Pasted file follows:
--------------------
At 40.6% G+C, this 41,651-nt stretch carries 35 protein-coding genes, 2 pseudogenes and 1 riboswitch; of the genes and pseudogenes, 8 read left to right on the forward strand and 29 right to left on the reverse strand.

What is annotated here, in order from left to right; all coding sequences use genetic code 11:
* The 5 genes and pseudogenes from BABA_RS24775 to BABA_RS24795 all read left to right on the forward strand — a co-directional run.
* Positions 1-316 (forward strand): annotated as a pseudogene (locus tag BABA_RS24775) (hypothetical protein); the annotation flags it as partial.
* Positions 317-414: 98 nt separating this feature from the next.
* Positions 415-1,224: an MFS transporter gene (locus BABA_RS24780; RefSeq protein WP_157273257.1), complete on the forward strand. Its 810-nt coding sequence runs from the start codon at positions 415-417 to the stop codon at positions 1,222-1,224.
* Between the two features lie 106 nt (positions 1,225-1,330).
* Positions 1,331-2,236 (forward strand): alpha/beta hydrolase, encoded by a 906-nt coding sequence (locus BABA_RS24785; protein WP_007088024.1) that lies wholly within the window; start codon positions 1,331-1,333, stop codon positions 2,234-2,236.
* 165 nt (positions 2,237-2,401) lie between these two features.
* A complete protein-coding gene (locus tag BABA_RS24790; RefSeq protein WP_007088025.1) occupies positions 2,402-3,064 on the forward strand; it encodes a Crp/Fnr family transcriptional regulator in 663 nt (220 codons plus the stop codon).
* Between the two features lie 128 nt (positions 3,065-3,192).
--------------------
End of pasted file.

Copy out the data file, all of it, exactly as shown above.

At 40.6% G+C, this 41,651-nt stretch carries 35 protein-coding genes, 2 pseudogenes and 1 riboswitch; of the genes and pseudogenes, 8 read left to right on the forward strand and 29 right to left on the reverse strand.

What is annotated here, in order from left to right; all coding sequences use genetic code 11:
* The 5 genes and pseudogenes from BABA_RS24775 to BABA_RS24795 all read left to right on the forward strand — a co-directional run.
* Positions 1-316 (forward strand): annotated as a pseudogene (locus tag BABA_RS24775) (hypothetical protein); the annotation flags it as partial.
* Positions 317-414: 98 nt separating this feature from the next.
* Positions 415-1,224: an MFS transporter gene (locus BABA_RS24780; RefSeq protein WP_157273257.1), complete on the forward strand. Its 810-nt coding sequence runs from the start codon at positions 415-417 to the stop codon at positions 1,222-1,224.
* Between the two features lie 106 nt (positions 1,225-1,330).
* Positions 1,331-2,236 (forward strand): alpha/beta hydrolase, encoded by a 906-nt coding sequence (locus BABA_RS24785; protein WP_007088024.1) that lies wholly within the window; start codon positions 1,331-1,333, stop codon positions 2,234-2,236.
* 165 nt (positions 2,237-2,401) lie between these two features.
* A complete protein-coding gene (locus tag BABA_RS24790; RefSeq protein WP_007088025.1) occupies positions 2,402-3,064 on the forward strand; it encodes a Crp/Fnr family transcriptional regulator in 663 nt (220 codons plus the stop codon).
* Between the two features lie 128 nt (positions 3,065-3,192).